Before a sample may be analyzed by chromatography or by many other types of analytical techniques, the sample must be collected and then delivered to a chromatographic column or a detector system. Many samples of interest are available outside of a controlled setting. One important use for analyte analysis is for safety testing of environments that humans occupy. There is a heightened awareness in modern times of the potential for the intentional detonation of explosives or release of chemical or biological agents into environments occupied by humans. The environments might include open or enclosed spaces in work environments, public environments, or military environments, etc. Many building environments with ducted HVAC (heating ventilation and air conditioning) have the potential for the intentional release of TICS or chemical and biological agents into closed or open spaces occupied by military or civilian personnel. Manufacturing operations also have the potential to permit the escape of hazardous chemicals or biological agents into a manufacturing environment or to an external environment surrounding a manufacturing plant.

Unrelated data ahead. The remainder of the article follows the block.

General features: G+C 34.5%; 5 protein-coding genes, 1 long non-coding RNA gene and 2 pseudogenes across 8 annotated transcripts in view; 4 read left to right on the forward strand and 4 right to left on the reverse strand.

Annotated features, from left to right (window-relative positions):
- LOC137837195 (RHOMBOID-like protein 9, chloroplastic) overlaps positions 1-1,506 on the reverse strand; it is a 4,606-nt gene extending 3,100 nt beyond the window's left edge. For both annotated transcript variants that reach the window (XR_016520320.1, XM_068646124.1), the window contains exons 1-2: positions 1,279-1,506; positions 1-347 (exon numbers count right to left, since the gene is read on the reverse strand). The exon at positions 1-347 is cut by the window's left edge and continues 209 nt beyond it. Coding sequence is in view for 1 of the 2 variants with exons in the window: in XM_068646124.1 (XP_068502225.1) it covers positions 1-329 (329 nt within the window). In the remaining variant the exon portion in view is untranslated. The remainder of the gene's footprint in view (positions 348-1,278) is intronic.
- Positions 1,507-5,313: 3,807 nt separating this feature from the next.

In some situations, detection may be desirable in a matter of seconds, but in others, an extended period of time may be used for collection before performing an analysis. An example of the latter case involves workers that may be exposed over a time period to unacceptable levels of harmful agents. Another example of the latter case is when cargo containers are transported from country to country by sea, it may be desirable to collect a sample over a period of several days prior to analysis.